An Outer Banks-Born Business Goes Big

By Molly Harrison | Tuesday, June 13, 2023

Listen To This Article

Every day all across the nation, expert candymakers at more than 20 locations of The Fudgery are busy handcrafting fudge the old-fashioned way – cooking extra-fine sugar, half and half, butter, fine chocolate and salt in huge copper kettles then hand-turning the fudge on an 800 lb. slab of Georgia marble to quickly extract the heat. When the fudge is done, they ring a big brass bell, and customers come running for a slice of perfectly smooth and creamy fudge in flavors like Extraordinary Chocolate, Sea Salt Chocolate Caramel, Cookies & Cream, Chocolate Peanut Butter and more.

Since 1980 The Fudgery has been making every batch by hand right in front of the customers. It’s a labor-intensive process, but the melt-in-your-mouth results are worth it.

“There’s a real craft to making a perfect loaf of fudge,” says Ace Marshall, president of The Fudgery. “We don’t take any shortcuts and we use only the best ingredients. The results are a smooth and creamy, superior fudge.”

The confectionery legend that is The Fudgery started right here on the Outer Banks in 1980. A.C. Marshall, Ace’s father, opened his first shop on Memorial Day weekend at Sea Holly Square in Nags Head, with three marble tables, a stove, seven flavors of fudge and two employees, one of whom was 16-year-old Ace.

The fudge was delicious and very well-received, but it was A.C. who stole the show. Full of personality, the enigmatic A.C. entertained the customers while Ace labored away at the stove and marble tables. A.C. told jokes, talked about the process of fudge-making and involved the audience in a Fudge Oath, and the customers bought more fudge on the nights A.C. was entertaining. A second Nags Head location followed in the second season, and by the third season in 1982 they had a third location in Kitty Hawk. The Outer Banks stores were doing fine, but still the business was being held up by bootstraps. Between his college classes, Ace would join A.C., who had become known as Papa Fudge, on the road, loading up their truck and traveling to flea markets to sell their fudge.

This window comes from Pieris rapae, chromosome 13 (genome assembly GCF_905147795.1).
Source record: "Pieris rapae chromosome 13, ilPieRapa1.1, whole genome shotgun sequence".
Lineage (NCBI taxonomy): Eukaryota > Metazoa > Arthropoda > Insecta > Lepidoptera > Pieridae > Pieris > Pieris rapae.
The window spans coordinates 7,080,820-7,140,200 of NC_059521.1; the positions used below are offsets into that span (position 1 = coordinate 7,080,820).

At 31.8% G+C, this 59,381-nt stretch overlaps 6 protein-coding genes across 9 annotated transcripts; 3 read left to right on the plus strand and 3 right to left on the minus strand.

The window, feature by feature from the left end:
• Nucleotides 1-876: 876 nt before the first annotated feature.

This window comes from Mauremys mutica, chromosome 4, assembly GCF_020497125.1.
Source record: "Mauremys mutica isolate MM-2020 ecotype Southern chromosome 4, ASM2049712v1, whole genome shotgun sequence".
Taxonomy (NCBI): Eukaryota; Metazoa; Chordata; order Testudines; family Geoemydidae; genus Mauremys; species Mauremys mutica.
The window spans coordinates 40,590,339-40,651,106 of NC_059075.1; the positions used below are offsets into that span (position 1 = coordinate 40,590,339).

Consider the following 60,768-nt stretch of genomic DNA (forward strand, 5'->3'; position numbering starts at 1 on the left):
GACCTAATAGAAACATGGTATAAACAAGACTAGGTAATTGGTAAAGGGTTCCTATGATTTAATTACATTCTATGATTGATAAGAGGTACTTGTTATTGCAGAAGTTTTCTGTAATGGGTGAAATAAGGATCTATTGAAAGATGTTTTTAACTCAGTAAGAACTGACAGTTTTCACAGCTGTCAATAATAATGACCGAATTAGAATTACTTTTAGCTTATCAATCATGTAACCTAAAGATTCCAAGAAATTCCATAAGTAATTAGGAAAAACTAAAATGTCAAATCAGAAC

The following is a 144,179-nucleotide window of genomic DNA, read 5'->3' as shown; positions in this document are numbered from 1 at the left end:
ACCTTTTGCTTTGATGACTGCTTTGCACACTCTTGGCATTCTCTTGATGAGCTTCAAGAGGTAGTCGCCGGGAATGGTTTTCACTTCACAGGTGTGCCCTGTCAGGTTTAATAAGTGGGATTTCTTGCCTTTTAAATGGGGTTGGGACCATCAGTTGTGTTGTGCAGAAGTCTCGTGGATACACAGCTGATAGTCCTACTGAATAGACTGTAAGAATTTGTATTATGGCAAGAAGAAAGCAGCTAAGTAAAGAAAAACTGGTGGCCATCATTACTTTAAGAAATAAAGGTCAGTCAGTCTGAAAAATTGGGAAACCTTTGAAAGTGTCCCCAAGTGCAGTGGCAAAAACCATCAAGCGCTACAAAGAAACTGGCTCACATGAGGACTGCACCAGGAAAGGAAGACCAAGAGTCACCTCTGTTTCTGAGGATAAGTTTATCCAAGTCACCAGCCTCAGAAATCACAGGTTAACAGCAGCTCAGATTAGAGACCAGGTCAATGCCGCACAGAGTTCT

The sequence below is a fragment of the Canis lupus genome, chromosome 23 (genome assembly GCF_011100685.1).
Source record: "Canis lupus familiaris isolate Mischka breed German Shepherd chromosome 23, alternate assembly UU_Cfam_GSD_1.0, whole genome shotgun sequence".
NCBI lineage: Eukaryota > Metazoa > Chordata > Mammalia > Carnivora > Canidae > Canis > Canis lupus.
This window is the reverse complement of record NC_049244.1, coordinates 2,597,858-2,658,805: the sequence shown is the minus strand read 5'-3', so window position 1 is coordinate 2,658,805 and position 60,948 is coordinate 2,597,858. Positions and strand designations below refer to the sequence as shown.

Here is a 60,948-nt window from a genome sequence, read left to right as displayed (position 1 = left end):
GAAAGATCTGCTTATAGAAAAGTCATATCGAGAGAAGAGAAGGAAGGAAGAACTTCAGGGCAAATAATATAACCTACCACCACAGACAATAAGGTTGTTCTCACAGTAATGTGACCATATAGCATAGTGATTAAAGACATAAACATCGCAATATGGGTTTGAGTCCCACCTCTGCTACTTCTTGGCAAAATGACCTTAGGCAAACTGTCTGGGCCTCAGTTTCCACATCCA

The big break for The Fudgery came in 1983 when The Waterside opened in Norfolk, Virginia, with The Fudgery at the center. The aromas of fresh-cooking fudge, the ringing bell and “It’s Fudge Time” announcement, free samples and entertainment from Papa Fudge were a huge hit right from the start. Equally popular was the young opera singer they had hired to work behind the counter. She just started singing at work, and her songs would hold a crowd while the fudge was being made. They hired more talented young people, including a Norfolk State University student named Alvin Cox. An excellent singer, Cox brought in fudge songs and choreography and taught other workers how to sing and dance. The press and customers were enamored with the Singing Fudgemakers, and The Fudgery was on its way. No more flea markets.

As more cities funded downtown revitalization projects, The Fudgery was at the center of them all, hiring Singing Fudgemakers to entertain the customers. As the downtown revitalization projects ebbed and the outlet mall industry flowed in the late 1980s, The Fudgery transitioned to outlet malls, still hiring singers for their stores. Some of their young singers went on to stardom, including Dru Hill and Sisqo from the Harborplace store in Baltimore.

For the last 30 years, The Fudgery has maintained a steady 20 stores across the nation and has always stayed true to its roots on the Outer Banks. There are still three locations of The Fudgery on the Outer Banks in Corolla, Duck and Nags Head. As with every business, the pandemic caused some hiccups in business and staffing; while all the staff members might not be singers now, they are all exceptionally personable people who enjoy interacting with customers.

In addition to a wide variety of fudge flavors, The Fudgery has added other great sweet treats to the lineup, including ice cream, smoothies and fresh-squeezed lemonade. The candymakers also make pralines, turtles, dipped marshmallows, rice crispy treats and apples dipped in The Fudgery’s very own, made-from-scratch caramel recipe – handmade in the store with the same love and attention to detail as their fudge.

Nearing 90, Papa Fudge is still involved in the business he started with teenager Ace at his side. “They were hard times, but they were fun times,” Ace says as he reflects on their humble beginnings inside a small, 450-square-foot shop in Nags Head. Today this Outer Banks-born business continues to tickle taste buds and delight customers locally and nationally.

Nags Head | 3933 S. Croatan Hwy
Duck | 1171 Duck Road, Suite A1 in Scarborough Lane
Corolla | 790-M Ocean Trail, Space A in TimBuck II

About the Author Molly Harrison
Molly Harrison is managing editor at OneBoat, publisher of She moved to Nags Head in 1994 and since then has made her living writing articles and creating publications about the people, places and culture of the Outer Banks.